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Excerpted from Pay Attention, For Goodness Sake by Sylvia Boorstein. Copyright 2002 by Sylvia Boorstein. Excerpted by permission of Random House, Inc.  All rights reserved. No part of this excerpt may be reproduced or reprinted without permission in writing from the publisher. HTML and web pages copyright by SpiritSite.com.
 

"Responding feels more comfortable than not responding."

  Sylvia Boorstein, Pay Attention, For Goodness Sake, Part 3

"No such thing at all," Poonja-ji repeated. "There is only the awareness of need and the natural impulse of the heart to address it. If you are hungry and your hand puts food in your mouth, you don't think of the hand as generous, do you? If people in front of you are hungry and you feed them, it's the same, isn't it?"

James and I talked afterward. "Maybe he's right," I said. "Let's think this through. If in the spring, as I am putting away my winter clothes, I think, 'I didn't wear this at all. I'll give it to the Salvation Army,' maybe that isn't Generosity. Maybe it's just closet cleaning. Maybe Generosity is happening when I'm thinking, 'I did wear this a few times. It is still stylish. I like it. I could save it and wear it sometime, or I could give it to the Salvation Army,' and then finally decide, 'I'll give it away.' Maybe that's generosity." I looked at James. "Isn't that Generosity?"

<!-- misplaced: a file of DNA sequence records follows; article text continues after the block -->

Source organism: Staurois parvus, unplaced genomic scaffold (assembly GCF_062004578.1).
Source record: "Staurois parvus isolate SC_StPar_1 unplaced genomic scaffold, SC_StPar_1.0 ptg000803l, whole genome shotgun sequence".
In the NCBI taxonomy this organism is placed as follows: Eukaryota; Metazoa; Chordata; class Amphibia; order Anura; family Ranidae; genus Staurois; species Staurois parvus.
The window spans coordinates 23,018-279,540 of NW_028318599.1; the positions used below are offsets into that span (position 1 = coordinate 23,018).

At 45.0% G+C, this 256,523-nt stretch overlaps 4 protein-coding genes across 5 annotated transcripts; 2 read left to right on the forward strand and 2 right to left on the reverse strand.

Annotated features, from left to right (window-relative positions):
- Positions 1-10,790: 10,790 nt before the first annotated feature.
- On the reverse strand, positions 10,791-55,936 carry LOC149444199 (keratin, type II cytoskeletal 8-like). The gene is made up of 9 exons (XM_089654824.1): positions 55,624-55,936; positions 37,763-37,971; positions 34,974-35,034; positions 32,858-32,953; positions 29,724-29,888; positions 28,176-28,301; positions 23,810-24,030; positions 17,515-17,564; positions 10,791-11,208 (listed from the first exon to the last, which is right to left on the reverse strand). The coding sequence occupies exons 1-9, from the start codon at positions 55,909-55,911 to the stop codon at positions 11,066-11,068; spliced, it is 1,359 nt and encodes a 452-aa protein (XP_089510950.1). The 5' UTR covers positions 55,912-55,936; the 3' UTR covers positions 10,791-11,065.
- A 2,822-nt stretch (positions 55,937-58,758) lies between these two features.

"Maybe," James said, "it's a moment of realizing that not-needing has won out over needing."

"Or," I said, "that someone else's needing has won out over my needing."

I know it works that way for me. When I am not confused or frightened, I'm able to respond to needs beyond my own. I think that's true for everyone. When we are personally at ease, the pain of other people--even people we don't know--touches us, and we are moved to end it. Responding feels more comfortable than not responding. And I think that when people say "Thank you" in response to a kindness we've offered them, we say "It's my pleasure" because it is.

James and I ended our conversation by agreeing, "Maybe there is no such thing as someone who is generous. Maybe there are only causes and conditions for relinquishing and receiving. But there is Generosity."

Generosity arises in response to the awareness of particular beneficiaries and particular needs. When we deliver a gift personally, we get to have the pleasure of seeing the response. When we contribute to a cause--preserving national parks, or ensuring voting rights, or funding cancer research--we imagine how our gift will be received. I think Louise Davies must have been very pleased by the thought that thousands and thousands of people--including people like myself--would enjoy the music if she gave the gift that would build the hall.

Also, she had it.

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